The upcoming live-action remake of Disney’s Aladdin has been accused of “browning up” Caucasian actors to play extras.
The allegations come from Kaushal Odedra, a stand-in for one of the characters in the film. He claims to have seen about twenty “very fair-skinned” actors in line outside of a make-up tent in order to be made darker before filming, according to Dateline.
Disney issued a response about the issue, saying “Diversity of our cast and background performers was a requirement and only in a handful of instances when it was a matter of specialty skills, safety and control (special effects rigs, stunt performers and handling of animals) were crew made up to blend in.”
The statement also noted that they have somewhere between 400 and 500 background characters and specialists who were specially recruited from Middle Eastern, Indian, African, Mediterranean or Asian locations, while about 100 were recruited from around Surrey and London, where the movie is currently being filmed.
The film is a remake of the 1992 animated version. It stars Aladdin, a kindhearted street rat and thief, who gains three wishes from a wacky genie. He tries to use these to win the hand of Jasmine, a rebellious princess who is only allowed to marry a prince.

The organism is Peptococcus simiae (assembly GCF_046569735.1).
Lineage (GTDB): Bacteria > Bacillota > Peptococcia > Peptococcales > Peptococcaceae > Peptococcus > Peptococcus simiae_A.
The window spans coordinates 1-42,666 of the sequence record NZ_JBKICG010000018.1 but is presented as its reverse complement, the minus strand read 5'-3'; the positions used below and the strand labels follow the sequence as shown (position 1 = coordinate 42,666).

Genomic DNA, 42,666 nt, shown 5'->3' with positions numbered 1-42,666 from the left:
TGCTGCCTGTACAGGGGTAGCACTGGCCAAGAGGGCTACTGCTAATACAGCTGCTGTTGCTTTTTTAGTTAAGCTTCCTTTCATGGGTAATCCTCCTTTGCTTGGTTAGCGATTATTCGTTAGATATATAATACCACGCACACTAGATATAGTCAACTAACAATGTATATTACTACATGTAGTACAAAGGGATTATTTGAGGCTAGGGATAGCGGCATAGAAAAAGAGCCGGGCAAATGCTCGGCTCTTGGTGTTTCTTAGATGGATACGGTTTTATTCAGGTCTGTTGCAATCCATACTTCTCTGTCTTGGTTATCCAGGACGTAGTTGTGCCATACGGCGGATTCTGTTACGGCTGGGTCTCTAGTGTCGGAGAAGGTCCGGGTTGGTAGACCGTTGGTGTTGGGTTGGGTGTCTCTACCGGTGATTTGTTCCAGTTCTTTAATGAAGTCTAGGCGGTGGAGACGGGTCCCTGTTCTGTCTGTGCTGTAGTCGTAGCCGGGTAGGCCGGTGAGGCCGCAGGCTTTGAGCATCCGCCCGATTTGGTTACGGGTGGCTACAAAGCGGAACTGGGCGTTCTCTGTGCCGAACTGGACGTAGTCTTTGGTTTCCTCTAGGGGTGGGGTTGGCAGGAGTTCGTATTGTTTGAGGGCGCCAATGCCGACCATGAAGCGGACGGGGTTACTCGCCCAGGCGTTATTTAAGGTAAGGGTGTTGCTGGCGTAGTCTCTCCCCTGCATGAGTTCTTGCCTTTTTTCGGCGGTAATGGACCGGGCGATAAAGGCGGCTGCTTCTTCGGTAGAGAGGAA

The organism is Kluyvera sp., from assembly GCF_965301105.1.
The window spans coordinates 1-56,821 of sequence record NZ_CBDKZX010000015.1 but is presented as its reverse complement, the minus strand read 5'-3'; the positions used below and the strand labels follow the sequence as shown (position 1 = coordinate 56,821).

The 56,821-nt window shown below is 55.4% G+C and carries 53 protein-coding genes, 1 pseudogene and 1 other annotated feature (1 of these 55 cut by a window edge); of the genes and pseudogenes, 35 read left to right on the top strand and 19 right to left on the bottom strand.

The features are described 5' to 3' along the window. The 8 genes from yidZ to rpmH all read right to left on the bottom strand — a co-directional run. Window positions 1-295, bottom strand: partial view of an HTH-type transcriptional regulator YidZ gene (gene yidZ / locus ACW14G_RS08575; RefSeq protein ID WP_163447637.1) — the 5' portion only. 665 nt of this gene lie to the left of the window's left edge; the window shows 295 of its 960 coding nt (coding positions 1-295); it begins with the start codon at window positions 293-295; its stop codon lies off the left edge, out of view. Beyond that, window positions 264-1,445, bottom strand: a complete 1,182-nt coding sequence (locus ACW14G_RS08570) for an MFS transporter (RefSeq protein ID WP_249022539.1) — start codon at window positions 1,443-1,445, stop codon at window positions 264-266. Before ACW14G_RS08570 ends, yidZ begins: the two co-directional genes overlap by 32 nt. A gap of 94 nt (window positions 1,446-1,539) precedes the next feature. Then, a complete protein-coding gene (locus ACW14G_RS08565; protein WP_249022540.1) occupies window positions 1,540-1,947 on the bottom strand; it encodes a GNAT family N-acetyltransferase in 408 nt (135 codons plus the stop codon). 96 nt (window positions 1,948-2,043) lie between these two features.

This is not the first racial controversy that has erupted over the film. While the title character is going to be played by Egyptian-Canadian actor Mena Massoud (Open Heart), some have protested to the casting of Naomi Scott as Jasmine. The actress, perhaps best known for her role as Kimberly the Pink Ranger in 2017’s Power Rangers film, is of mixed Caucasian and Indian heritage.
The film will also include a Norwegian prince named Anders, whom some believe will be a whitewashed version of Achmed, a minor antagonist from the original.
The 1992 film received its share of criticism. The Arab-American Anti-Discrimination Committee objected to the fact that Aladdin and Jasmine had Caucasian facial features and voice actors while other characters looked and sounded more stereotypically Middle Eastern. They also objected to a line in its song (“they’ll cut off your ear if they don’t like your face”), which was changed in home releases.